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Liberto First ODU Student to Experience Zero Gravity at Space Center

Maria Liberto is rarely at a loss for words. The outgoing Old Dominion University mechanical engineering student is passionate and personable, when talking about her studies, or her outside-school interests.

But the Frank Batten College of Engineering and Technology senior struggles to express what it was like to experience flying in an airplane that created a zero gravity environment .

"It was … words can't really describe it," Liberto says. "It was an amazing experience. A once-in-a-lifetime opportunity."

Liberto, 24, spent last fall in an internship at the Johnson Space Center in Houston. Her group was selected through the Undergraduate Student Research Program to conduct an experiment in the Reduced Gravity Student Flight Opportunities Program (RGSFOP).

To win the right to experience a few dozen 15- to 20-second bursts of zero or reduced gravity, Liberto and her team worked tirelessly for four months, preparing their experiment.

"The four months went so fast. It was like a week," Liberto says.

The research looked at magnetism concepts. Liberto's team wanted to demonstrate how the force of magnetism is separate from the force of gravity. It was done by looking at magnetic field lines in the absence of gravity. Because of the gravitational pull of Earth, magnetic fields usually appear in two dimensions.

"For young students, magnetic and electrical fields are very hard to visualize" in two dimensions, Liberto explains. "We were trying to demonstrate how they're very independent of each other. In an antigravity environment, you can display these magnetic field lines in three dimensions."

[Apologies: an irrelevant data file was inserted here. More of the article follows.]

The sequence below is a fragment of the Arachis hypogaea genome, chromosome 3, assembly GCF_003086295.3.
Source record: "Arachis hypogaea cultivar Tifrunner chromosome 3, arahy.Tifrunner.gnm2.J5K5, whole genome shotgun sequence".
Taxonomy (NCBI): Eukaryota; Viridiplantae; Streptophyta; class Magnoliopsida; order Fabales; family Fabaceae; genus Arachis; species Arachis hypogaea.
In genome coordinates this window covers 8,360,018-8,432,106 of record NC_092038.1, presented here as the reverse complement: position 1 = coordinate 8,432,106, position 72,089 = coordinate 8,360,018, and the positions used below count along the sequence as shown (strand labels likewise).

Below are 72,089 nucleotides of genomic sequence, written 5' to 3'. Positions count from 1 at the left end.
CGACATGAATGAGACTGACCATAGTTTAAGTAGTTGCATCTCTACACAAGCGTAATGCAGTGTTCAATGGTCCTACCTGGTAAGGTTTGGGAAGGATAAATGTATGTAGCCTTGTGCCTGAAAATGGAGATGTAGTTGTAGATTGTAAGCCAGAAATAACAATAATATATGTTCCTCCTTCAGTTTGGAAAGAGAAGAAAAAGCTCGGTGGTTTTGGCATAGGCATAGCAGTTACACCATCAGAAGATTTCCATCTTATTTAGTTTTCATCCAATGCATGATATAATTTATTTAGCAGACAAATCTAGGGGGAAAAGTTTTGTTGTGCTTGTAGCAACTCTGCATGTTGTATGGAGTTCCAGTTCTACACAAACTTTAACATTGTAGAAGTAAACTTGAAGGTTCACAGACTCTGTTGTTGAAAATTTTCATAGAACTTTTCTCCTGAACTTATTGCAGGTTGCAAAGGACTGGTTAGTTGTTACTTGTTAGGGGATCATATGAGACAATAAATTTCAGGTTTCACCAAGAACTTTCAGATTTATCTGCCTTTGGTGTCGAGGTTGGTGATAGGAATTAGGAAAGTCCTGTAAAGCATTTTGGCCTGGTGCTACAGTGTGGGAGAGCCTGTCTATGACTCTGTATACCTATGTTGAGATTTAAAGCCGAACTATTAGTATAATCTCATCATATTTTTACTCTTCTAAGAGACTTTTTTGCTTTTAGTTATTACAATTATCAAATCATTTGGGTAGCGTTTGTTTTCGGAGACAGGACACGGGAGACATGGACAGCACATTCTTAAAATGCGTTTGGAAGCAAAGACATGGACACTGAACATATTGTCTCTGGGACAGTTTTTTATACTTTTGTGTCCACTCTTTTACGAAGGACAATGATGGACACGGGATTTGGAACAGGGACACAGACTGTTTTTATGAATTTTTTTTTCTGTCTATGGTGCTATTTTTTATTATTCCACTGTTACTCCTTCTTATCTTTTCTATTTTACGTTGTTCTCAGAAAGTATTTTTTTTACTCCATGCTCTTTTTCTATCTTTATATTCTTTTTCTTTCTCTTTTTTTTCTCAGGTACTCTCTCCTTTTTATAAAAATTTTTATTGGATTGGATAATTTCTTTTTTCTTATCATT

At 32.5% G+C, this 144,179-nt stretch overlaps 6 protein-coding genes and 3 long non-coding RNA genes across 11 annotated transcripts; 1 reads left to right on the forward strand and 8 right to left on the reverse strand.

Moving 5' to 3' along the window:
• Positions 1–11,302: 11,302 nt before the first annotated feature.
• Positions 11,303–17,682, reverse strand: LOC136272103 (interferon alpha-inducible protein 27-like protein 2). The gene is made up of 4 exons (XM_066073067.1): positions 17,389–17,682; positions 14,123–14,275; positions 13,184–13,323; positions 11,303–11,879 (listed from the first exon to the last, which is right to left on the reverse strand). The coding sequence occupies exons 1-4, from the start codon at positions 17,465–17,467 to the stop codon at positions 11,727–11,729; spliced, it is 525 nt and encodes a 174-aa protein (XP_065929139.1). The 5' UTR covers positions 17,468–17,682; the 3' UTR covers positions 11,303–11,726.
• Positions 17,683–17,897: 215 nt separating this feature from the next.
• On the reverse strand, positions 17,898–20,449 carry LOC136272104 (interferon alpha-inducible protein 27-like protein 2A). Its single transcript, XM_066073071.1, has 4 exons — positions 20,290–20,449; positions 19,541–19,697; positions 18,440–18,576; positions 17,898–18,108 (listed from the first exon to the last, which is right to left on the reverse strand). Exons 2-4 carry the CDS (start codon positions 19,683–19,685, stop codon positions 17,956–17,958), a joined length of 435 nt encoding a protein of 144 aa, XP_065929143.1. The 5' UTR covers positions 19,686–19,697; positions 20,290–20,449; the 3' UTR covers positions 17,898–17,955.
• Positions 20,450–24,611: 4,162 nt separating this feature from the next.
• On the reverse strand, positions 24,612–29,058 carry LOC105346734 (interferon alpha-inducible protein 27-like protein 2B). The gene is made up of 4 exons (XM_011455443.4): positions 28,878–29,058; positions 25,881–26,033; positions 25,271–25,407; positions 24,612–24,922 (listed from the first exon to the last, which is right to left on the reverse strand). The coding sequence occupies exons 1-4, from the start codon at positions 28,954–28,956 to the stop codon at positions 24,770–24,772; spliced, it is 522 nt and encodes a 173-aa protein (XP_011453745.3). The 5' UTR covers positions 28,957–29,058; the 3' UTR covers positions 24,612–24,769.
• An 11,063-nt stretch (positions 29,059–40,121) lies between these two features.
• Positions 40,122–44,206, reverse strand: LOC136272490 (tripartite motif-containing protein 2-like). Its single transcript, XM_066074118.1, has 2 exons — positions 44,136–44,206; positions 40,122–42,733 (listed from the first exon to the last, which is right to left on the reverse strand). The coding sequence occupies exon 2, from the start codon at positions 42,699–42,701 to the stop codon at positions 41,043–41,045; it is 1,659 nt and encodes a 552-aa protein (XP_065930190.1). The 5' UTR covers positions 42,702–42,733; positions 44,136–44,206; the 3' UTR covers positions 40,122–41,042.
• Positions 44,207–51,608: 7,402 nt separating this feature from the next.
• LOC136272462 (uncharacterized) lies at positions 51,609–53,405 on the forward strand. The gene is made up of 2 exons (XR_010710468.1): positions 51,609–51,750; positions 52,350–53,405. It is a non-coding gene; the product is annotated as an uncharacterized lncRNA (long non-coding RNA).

Liberto, who is hoping to complete the joint bachelor's and master's degree program in spring 2010, is the first ODU student to participate in the RGSFOP. Her project, which included students from across the United States, received most of its funding from the Virginia Space Grant Consortium.

The team's work built steadily through the fall, interrupted for a week by Hurricane Ike. "We were evacuated, but the storm sort of followed us," Liberto laughs. Then, after students went home after the Thanksgiving break, the team continued its work by meeting remotely. Liberto was one of two project members who remained behind in Houston.

And all of this work was done on top of Liberto's regular duties through the Johnson Space Center internship.

"Lots of sleep was lost, but it definitely paid off in the end," she says.

The work culminated with flight week, Jan. 7-17 at Ellington Field in Houston.

After the students checked in and spent a frantic few days preparing the experiment for its flight test, NASA engineers came in and did a test readiness review, making sure the project was safe to fly.

"It's one of those nerve-racking moments. NASA can come in and make you or break you," Liberto says. "Luckily, we kept our experiment very simple, and took the requirements supplied to us to build it very seriously."

Finally, it was flight day. The team climbed onto a specially modified 727 and it took off over the Gulf of Mexico.

To achieve antigravity, the plane climbed steeply, then leveled off at a precise angle, providing everyone in the back of the aircraft 15-20 seconds of zero gravity, or simulations of gravity on the moon (one-sixth of Earth) and Mars (one-third of Earth). Liberto's team had to do its experiment within those brief windows of time.

"There was not only testing. You were trying to adapt to the weightless environment," Liberto says. The students took anti-motion-sickness medication and wore flight suits.

At the end of the flight, the members on Liberto's team were able to see for themselves that magnetic field lines are distinct from gravity because they function even when there is no gravity.

The research team hopes the video shot during the experiment can be used in classrooms as a visual aid for magnetism concepts.

She's back at school this semester, but Liberto is already planning a way to experience more zero-gravity moments. She hopes to work for NASA after she graduates from Old Dominion.

This article was posted on: February 10, 2009

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